Gospel According To Disney

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Overview

In this follow-up to his bestselling The Gospel According to The Simpsons: The Spiritual Life of the World's Most Animated Family, religion journalist Mark Pinsky explores the role that the animated features of Walt Disney played on the moral and spiritual development of generations of children. Pinsky explores thirty-one of the most popular Disney films, as well as recent developments such as the 1990s boycott of Disney by the Southern Baptist Convention and the role that Michael Eisner and Jeffrey Katzenberg ...

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Overview

In this follow-up to his bestselling The Gospel According to The Simpsons: The Spiritual Life of the World's Most Animated Family, religion journalist Mark Pinsky explores the role that the animated features of Walt Disney played on the moral and spiritual development of generations of children. Pinsky explores thirty-one of the most popular Disney films, as well as recent developments such as the 1990s boycott of Disney by the Southern Baptist Convention and the role that Michael Eisner and Jeffrey Katzenberg played in the resurgance of the company since the mid-1980s.

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Editorial Reviews

From Barnes & Noble
In the spirit of his popular The Gospel According to The Simpsons, religion journalist Mark Pinsky explores the role of Disney animated features on the moral life and spiritual development of American children. Examining the themes of 30 famous Disney films, he shows how the Disney gospel of goodwill, trust in yourself, and "a little bit of something magical" have been imprinted in our moral and religious norms. Pinsky also discusses recent Disney developments, including the 1990s Southern Baptist Convention boycott and the impact of theme parks on American culture.
Publishers Weekly
Pinsky, Orlando journalist and author of The Gospel According to the Simpsons, sets his sights on a larger, yet more elusive target: the Magic Kingdom. As Pinsky argues, Disney's cultural influence is enormous: "millions of children around the world know much of what they do about the practical application of right and wrong from Disney." The "Disney gospel" is simple enough in outline: believe in yourself, never give up, good will be rewarded and evil punished. Unfortunately, the book bogs down amidst the massive Disney canon; and organizing it in "episode guide" format, rather than thematically, does not help. There are sparkles of marvelous, irreverent wit: "Tinker Bell, it is immediately apparent, has undergone some alterations over the decades, including breast reduction surgery and liposuction on her derriere." But for long stretches, the critical tone turns sober, even snarky, as Pinsky picks off obvious targets such as Snow White's passivity or Mowgli's haircut rather than surfacing the hidden spiritual gems he found so often in The Simpsons. Even considering the variety of Disney creations, he seems torn between admiring "Walt's dream, to communicate lessons to children across cultures," and debunking its "uplifting, family-friendly fare" as "a sentimental notion-na ve at best and disingenuous at worst." Still, readers will be struck by Pinsky's cogent observations about Disney classics. (Aug.) Copyright 2004 Reed Business Information.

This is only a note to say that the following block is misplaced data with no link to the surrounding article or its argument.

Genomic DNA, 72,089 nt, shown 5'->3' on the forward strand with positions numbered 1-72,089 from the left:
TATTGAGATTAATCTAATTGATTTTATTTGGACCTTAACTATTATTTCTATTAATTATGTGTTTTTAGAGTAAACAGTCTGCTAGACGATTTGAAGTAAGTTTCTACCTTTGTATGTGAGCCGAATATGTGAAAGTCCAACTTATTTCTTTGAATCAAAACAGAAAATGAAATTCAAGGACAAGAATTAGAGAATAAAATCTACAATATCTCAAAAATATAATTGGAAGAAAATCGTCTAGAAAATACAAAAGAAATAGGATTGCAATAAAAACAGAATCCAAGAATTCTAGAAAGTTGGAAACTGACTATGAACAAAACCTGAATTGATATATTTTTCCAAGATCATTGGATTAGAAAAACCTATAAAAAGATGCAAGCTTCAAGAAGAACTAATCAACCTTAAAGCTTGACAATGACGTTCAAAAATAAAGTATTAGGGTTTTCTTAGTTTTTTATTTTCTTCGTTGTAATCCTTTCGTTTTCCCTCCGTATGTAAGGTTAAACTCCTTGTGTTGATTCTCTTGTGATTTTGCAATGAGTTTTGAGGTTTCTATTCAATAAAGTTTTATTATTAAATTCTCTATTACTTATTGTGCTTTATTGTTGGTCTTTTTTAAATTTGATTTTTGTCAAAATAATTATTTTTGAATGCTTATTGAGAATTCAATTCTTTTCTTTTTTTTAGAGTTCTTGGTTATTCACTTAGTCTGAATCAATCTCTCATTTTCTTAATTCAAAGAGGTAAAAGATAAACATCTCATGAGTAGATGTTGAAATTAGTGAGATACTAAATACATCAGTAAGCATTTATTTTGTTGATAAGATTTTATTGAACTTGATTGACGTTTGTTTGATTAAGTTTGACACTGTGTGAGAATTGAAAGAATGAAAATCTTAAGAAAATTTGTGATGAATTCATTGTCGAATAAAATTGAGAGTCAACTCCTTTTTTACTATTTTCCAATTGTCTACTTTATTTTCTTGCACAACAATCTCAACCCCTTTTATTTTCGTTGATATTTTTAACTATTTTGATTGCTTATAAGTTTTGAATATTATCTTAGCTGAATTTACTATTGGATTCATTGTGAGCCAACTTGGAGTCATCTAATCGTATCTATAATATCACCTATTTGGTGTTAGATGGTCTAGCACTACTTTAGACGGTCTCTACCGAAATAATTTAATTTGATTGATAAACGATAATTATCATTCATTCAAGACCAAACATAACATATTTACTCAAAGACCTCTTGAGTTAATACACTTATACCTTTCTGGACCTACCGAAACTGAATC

Library Journal
This is a comprehensive and quite readable account of the Disney Corporation in its entirety how the company began (including a brief history of Walt and Roy Disney's family), its later and current leaders (Michael Eisner and Jeffrey Katzenberg), and critiques of 31 individual Disney films. Pinsky (The Gospel According to the Simpsons) also discusses how Disney, both the man and the corporation, influenced American culture and offers opinions from many political and religious leaders on whether Disney truly reflects America's widespread Judeo-Christian background and the current political and cultural clout of the Bible Belt. Pinsky, who draws on his up-close-and-personal knowledge of religious opinion from a range of Jews, Protestants, and Catholics, seems to feel that Disney really espouses no specific religious or cultural stances, although groups on both the left and the right would presumably beg to differ. Each reader can decide. The chapter titled "The Baptist Boycott" is particularly well done and contains enough fodder for another entire book. For public libraries. Mary Prokop, Savannah Country Day Sch., GA Copyright 2004 Reed Business Information.
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Product Details

  • ISBN-13: 9780664225919
  • Publisher: Westminster John Knox Press
  • Publication date: 7/14/2004
  • Series: The Gospel According To... Series
  • Edition description: New Edition
  • Edition number: 1
  • Pages: 306
  • Sales rank: 641,682
  • Product dimensions: 0.69 (w) x 5.50 (h) x 8.50 (d)

Meet the Author


Mark I. Pinsky is the author of The Gospel according to The Simpsons (with Samuel Parvin), The Gospel according to Disney, and A Jew among the Evangelicals. His writing has also appeared in the Los Angeles Times, New York Times, and the Columbia Journalism Review. He appears frequently in national media discussing religion and culture.